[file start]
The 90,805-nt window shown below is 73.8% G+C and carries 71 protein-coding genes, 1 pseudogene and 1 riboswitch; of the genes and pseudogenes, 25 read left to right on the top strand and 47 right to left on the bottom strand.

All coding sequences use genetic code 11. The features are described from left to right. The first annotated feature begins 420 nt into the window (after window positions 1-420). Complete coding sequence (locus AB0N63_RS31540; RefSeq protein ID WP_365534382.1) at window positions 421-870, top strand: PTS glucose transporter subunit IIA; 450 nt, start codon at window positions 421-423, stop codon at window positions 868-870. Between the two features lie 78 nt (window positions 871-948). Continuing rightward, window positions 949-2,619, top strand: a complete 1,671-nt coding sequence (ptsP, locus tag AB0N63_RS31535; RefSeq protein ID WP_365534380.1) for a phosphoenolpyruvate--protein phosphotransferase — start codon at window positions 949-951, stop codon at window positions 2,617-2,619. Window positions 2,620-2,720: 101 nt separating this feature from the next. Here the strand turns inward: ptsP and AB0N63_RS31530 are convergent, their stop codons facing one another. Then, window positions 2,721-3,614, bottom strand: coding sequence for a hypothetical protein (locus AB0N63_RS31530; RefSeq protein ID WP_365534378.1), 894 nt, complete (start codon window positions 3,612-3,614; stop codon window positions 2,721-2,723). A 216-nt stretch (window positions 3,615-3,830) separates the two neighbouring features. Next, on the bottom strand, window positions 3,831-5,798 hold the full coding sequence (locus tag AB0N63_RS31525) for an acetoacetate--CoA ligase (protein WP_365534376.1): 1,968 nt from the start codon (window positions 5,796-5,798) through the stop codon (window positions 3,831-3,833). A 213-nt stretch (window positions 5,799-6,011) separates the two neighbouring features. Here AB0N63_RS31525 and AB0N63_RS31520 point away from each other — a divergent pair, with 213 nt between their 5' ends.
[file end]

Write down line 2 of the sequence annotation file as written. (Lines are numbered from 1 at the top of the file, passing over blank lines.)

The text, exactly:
All coding sequences use genetic code 11. The features are described from left to right. The first annotated feature begins 420 nt into the window (after window positions 1-420). Complete coding sequence (locus AB0N63_RS31540; RefSeq protein ID WP_365534382.1) at window positions 421-870, top strand: PTS glucose transporter subunit IIA; 450 nt, start codon at window positions 421-423, stop codon at window positions 868-870. Between the two features lie 78 nt (window positions 871-948). Continuing rightward, window positions 949-2,619, top strand: a complete 1,671-nt coding sequence (ptsP, locus tag AB0N63_RS31535; RefSeq protein ID WP_365534380.1) for a phosphoenolpyruvate--protein phosphotransferase — start codon at window positions 949-951, stop codon at window positions 2,617-2,619. Window positions 2,620-2,720: 101 nt separating this feature from the next. Here the strand turns inward: ptsP and AB0N63_RS31530 are convergent, their stop codons facing one another. Then, window positions 2,721-3,614, bottom strand: coding sequence for a hypothetical protein (locus AB0N63_RS31530; RefSeq protein ID WP_365534378.1), 894 nt, complete (start codon window positions 3,612-3,614; stop codon window positions 2,721-2,723). A 216-nt stretch (window positions 3,615-3,830) separates the two neighbouring features. Next, on the bottom strand, window positions 3,831-5,798 hold the full coding sequence (locus tag AB0N63_RS31525) for an acetoacetate--CoA ligase (protein WP_365534376.1): 1,968 nt from the start codon (window positions 5,796-5,798) through the stop codon (window positions 3,831-3,833). A 213-nt stretch (window positions 5,799-6,011) separates the two neighbouring features. Here AB0N63_RS31525 and AB0N63_RS31520 point away from each other — a divergent pair, with 213 nt between their 5' ends.